11 February 2020 10:30
Queensferry Crossing is still shut this morning(Tuesday) after ice and snow fell from the bridge's cables onto vehicles below. ScotRail and Stagecoach are putting on extra trains and buses and it is advised that commuters use public transport this morning. Journey times via the Kincardine bridge are over an hour. Traffic Scotland say the situation continues to be monitored. Southbound has been shut since rush hour last night but now both sides of the bridge have been closed.
There is no diversion over the Forth Road Bridge but it will be open to public transport. The Queensferry Crossing is closed as a safety precaution due to a risk of ice and snow falling from the cables. Motorists travelling southbound are advised to divert via the A985 to the Kincardine Bridge and the M9, and the reverse for northbound traffic. With severe weather forecast overnight, the bridge is expected to remain closed throughout Tuesday morning peak, until manual inspections confirm that it is safe to reopen. Mark Arndt, Account Director for operating company Amey, said: "The decision was taken to close the Queensferry Crossing due to the severe weather conditions and risk of falling ice and snow.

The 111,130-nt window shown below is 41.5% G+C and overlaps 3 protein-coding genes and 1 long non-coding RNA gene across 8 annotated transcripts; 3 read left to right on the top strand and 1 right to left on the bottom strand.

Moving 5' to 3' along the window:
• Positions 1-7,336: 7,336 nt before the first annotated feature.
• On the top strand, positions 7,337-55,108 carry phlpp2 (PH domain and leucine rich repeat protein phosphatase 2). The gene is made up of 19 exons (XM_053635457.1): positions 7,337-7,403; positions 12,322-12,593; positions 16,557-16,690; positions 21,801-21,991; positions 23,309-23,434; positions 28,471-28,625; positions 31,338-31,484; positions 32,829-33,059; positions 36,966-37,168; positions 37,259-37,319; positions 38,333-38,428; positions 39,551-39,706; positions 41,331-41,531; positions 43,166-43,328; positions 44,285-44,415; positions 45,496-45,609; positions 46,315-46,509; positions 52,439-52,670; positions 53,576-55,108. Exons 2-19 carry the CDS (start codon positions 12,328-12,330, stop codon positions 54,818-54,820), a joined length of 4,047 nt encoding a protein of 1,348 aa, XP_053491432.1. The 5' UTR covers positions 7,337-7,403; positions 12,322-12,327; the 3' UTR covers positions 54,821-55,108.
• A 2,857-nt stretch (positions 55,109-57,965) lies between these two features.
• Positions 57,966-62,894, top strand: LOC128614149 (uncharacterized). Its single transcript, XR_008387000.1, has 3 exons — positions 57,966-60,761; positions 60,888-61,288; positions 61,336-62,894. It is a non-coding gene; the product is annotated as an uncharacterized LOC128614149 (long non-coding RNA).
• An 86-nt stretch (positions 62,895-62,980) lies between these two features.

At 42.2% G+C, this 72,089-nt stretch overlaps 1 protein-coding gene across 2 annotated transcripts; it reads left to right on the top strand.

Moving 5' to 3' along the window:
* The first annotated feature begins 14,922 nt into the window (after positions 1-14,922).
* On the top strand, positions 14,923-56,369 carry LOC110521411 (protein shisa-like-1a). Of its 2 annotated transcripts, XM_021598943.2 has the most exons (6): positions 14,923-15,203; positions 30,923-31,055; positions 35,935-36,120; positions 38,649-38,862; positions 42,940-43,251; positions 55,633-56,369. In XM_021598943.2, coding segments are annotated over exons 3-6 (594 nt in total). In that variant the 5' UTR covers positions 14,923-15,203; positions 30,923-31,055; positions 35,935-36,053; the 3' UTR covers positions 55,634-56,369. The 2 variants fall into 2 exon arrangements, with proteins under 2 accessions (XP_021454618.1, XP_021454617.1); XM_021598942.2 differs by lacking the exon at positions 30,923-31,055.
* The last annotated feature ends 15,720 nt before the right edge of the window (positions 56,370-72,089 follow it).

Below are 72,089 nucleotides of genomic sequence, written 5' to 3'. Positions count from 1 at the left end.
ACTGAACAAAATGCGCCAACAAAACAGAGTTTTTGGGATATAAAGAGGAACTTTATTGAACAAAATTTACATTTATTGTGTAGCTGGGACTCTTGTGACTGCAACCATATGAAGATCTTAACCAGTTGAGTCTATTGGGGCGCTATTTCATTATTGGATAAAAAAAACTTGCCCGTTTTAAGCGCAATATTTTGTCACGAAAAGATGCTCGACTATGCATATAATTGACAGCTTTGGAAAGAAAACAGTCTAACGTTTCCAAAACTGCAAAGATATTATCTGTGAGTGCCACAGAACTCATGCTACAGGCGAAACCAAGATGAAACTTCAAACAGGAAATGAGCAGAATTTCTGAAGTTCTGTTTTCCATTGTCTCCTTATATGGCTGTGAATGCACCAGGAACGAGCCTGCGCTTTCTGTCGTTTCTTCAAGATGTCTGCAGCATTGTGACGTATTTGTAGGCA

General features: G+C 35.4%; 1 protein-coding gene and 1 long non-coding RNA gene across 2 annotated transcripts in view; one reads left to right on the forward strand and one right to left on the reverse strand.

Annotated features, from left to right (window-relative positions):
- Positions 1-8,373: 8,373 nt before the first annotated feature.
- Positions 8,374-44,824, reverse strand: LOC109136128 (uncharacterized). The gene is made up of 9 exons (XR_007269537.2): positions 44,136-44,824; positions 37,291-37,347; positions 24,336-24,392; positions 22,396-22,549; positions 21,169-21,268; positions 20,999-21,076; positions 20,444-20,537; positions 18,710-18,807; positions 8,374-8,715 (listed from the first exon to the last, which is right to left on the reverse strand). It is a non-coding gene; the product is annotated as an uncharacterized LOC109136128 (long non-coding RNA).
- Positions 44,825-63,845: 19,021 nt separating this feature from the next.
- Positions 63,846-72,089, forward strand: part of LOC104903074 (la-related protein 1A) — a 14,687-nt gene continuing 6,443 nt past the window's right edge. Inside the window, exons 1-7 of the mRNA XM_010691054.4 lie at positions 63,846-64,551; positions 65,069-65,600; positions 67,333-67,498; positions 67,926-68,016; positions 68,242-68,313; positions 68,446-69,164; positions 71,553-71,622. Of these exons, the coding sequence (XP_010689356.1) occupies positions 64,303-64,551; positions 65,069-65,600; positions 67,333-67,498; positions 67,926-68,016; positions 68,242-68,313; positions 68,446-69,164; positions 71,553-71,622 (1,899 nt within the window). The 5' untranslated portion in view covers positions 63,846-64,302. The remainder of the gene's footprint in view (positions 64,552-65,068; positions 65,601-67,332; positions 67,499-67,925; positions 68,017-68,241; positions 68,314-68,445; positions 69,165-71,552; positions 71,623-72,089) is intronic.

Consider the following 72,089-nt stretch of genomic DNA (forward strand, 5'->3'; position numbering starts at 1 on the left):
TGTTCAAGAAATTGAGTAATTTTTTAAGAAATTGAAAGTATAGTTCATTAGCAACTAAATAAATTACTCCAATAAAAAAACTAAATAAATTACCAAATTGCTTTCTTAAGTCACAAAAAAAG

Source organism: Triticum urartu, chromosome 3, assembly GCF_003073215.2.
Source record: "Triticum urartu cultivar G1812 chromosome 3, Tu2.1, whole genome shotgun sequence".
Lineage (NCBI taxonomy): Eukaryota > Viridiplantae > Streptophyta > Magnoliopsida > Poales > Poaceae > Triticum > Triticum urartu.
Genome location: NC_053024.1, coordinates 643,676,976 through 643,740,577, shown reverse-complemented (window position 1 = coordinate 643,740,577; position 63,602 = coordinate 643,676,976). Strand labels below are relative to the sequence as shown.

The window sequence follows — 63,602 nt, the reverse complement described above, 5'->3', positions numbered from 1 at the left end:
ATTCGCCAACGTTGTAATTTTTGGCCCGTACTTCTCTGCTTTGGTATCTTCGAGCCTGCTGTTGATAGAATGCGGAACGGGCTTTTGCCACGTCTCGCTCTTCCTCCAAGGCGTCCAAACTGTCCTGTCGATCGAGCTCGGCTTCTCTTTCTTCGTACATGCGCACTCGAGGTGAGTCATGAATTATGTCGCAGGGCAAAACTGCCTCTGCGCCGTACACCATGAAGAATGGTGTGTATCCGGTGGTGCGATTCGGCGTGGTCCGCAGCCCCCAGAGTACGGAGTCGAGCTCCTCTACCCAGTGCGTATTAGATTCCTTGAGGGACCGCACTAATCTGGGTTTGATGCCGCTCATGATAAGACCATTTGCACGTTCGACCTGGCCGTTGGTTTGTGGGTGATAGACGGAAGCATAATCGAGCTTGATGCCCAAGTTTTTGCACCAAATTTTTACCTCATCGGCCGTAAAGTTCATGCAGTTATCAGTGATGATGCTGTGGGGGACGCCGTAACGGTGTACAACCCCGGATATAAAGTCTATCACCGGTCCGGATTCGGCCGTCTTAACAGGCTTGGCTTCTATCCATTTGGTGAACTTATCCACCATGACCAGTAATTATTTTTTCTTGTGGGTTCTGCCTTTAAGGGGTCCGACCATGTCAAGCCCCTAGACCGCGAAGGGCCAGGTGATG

The main artery from Fife across the Forth shut both north and south this evening because of adverse weather conditions as Scotland battles the impact of Storm Ciara. There were reports of snow and sleet falling from the towers, causing a danger to passing cars. The Forth Bridges – the official account for the crossing and the Forth Road Bridge – tweeted: "We've now observed falls of snow and ice onto the northbound carriageway, so the bridge will remain closed in both directions until visual inspections can be carried out tomorrow to confirm it is safe to reopen." Drivers heading south already face a long detour via the Kincardine Bridge and on to the M9 in order to reach Edinburgh and beyond. And if the northbound lanes remain closed, it will impact on many people who wpork in the Kingdom. Traffic Scotland will check conditions overnight before making a final decision. "However it is currently highly likely to remain closed through morning peak." The Forth Road Bridge is also NOT an option. The bridge – which is a public transport corridor for buses and taxis – remains open, but cannot take additional traffic due to major maintenance works currently underway. It is also not possible to open up the emergency access from the M90 to the Forth Road Bridge at very short notice. Train services from all key Fife stations are expected to be busy tomorrow. Motorists in Fife are braced for disruption after police were forced to close the Queensferry Crossing to all southbound traffic. Officers confirmed the busy route was closed to vehicles travelling towards Edinburgh "until further notice" shortly after 5.35pm on Monday. Motorists are also currently unable to use the Forth Road Bridge and have been told to to find alternative routes if they need to travel. Some car owners reported ice falling from cables on the Crossing. ROAD CLOSURE – #QueensferryCrossing is currently closed southbound until further notice. There is no diversion over the Forth Road Bridge. Thank you in advance, for your patience. A Police Scotland spokesman said: "There is no diversion over the Forth Road Bridge. The Forth Bridges official Twitter account confirmed the closure is a "precautionary measure due to risk of falling ice and snow from the cables". Traffic Scotland advised diverted motorists should take the A985 onto the Kincardine Bridge, before heading southbound onto the M9. The Queensferry Crossing may remain shut until Wednesday due to severe weather, with eight cars damaged in the "unique conditions". Operator Amey said the key route would be closed until further notice as a safety precaution due to ice falling from the cables. The bridge, which links Fife with Edinburgh, was closed fully on Monday at 8.30am after eight vehicles were damaged by falling blocks of ice and snow. The southbound carriageway was shut three hours earlier. Traffic Scotland has confirmed this morning that the £1.35 billion bridge will remain closed this morning. ⚠️QUEENSFERRY CROSSING⌚️07:50 Remains CLOSED⛔️ both ways for safety precautions Please consider alternative travel and leave extra time for your [email protected] @FifeCouncil #edintravel pic.twitter.com/02FkM8X8HS — Traffic Scotland (@trafficscotland) February 11, 2020 Ongoing works on the Forth Road Bridge mean drivers will be forced to endure a 30-mile diversion via the A985 onto the Kincardine Bridge and then southbound onto the M9, and the reverse for northbound traffic. Amey, which operates the Forth Bridges on behalf of Transport Scotland, confirmed eight vehicles suffered damage as a result of falling debris but said no injuries had been reported. Mark Arndt, of Forth Bridges Unit with Amey, told BBC Radio Scotland's Good Morning Scotland that the closure was caused by a "unique set of weather conditions". He said: "We had a combination of strong westerly winds … a mixture of snow and sleet that resulted in snow accumulations on the main cables of the Queensferry Crossing. And it was on the grounds of safety that we took the decision to close the bridge." He added that conditions will be monitored throughout the day and the crossing will be reopened as soon as possible. Ice falls Up to eight vehicles were damaged as a result of the ice falls, but there were not thought to have been any major injuries. A Transport Scotland spokeswoman said: "The Deputy First Minister and Transport Secretary were briefed on the closure of the Queensferry Crossing. "Our immediate priority is the safety of bridge users and we remain focused on that while we assess the situation to enable the bridge to reopen as soon as possible. "Any wider investigations can take place once the bridge is reopened." Prior to the opening of the bridge in 2017, Transport Scotland officials said they were "optimistic" wind-shielding fitted to the structure meant it would never need to close. But the Scottish Government said last year it would fit ice sensors to the bridge after three car windscreens were smashed by falling ice and snow. He said: "The build up of ice and the risk to motorists using the bridge is a hazard that should have been considered before the bridge was opened to traffic. "Solid blocks of ice falling on motorists' cars is hugely dangerous and all necessary steps must be taken to ensure the safety of motorists using the Queensferry Crossing." Amey confirmed it had observers in place prior to the closure as a result of new operating procedures introduced after the incidents last year. A spokesman said the route will reopen "as soon as we are confident it is safe to do so". Scotrail has put extra services in place to assist with problems caused by the road bridge's closure. Met Office yellow warnings for snow and ice remain in place through to Wednesday. The M74 was closed southbound on Tuesday morning due to an overturned vehicle. Cross-border rail services were hit by a landslip between Kilmarnock and Dumfries, forcing the closure of the Glasgow Central to Carlisle line via Dumfries. The conditions also affected the West Highland Line and Airdrie to Balloch service, while buses replaced trains between Dumfries and Carlisle. On Tuesday morning, nine out of 28 services were cancelled amid poor weather, with the remainder delayed or rescheduled.